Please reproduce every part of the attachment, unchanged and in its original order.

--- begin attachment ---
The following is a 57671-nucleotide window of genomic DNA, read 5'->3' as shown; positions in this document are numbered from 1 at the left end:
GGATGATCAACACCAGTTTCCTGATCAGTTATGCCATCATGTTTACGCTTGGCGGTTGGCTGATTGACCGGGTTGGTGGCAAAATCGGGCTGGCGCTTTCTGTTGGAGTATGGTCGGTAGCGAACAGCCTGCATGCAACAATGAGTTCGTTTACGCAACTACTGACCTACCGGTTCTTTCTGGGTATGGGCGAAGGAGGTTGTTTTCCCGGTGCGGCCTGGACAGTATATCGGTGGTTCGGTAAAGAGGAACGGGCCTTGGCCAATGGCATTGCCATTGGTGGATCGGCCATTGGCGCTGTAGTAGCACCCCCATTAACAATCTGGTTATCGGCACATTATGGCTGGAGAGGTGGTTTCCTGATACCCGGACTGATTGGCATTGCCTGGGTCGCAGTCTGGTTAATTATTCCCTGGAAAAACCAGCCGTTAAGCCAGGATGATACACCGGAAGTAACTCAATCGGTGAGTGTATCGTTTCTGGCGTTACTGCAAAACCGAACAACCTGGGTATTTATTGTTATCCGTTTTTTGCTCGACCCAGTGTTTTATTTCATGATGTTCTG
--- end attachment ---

The following is a 57671-nucleotide window of genomic DNA, read 5'->3' as shown; positions in this document are numbered from 1 at the left end:
GGATGATCAACACCAGTTTCCTGATCAGTTATGCCATCATGTTTACGCTTGGCGGTTGGCTGATTGACCGGGTTGGTGGCAAAATCGGGCTGGCGCTTTCTGTTGGAGTATGGTCGGTAGCGAACAGCCTGCATGCAACAATGAGTTCGTTTACGCAACTACTGACCTACCGGTTCTTTCTGGGTATGGGCGAAGGAGGTTGTTTTCCCGGTGCGGCCTGGACAGTATATCGGTGGTTCGGTAAAGAGGAACGGGCCTTGGCCAATGGCATTGCCATTGGTGGATCGGCCATTGGCGCTGTAGTAGCACCCCCATTAACAATCTGGTTATCGGCACATTATGGCTGGAGAGGTGGTTTCCTGATACCCGGACTGATTGGCATTGCCTGGGTCGCAGTCTGGTTAATTATTCCCTGGAAAAACCAGCCGTTAAGCCAGGATGATACACCGGAAGTAACTCAATCGGTGAGTGTATCGTTTCTGGCGTTACTGCAAAACCGAACAACCTGGGTATTTATTGTTATCCGTTTTTTGCTCGACCCAGTGTTTTATTTCATGATGTTCTG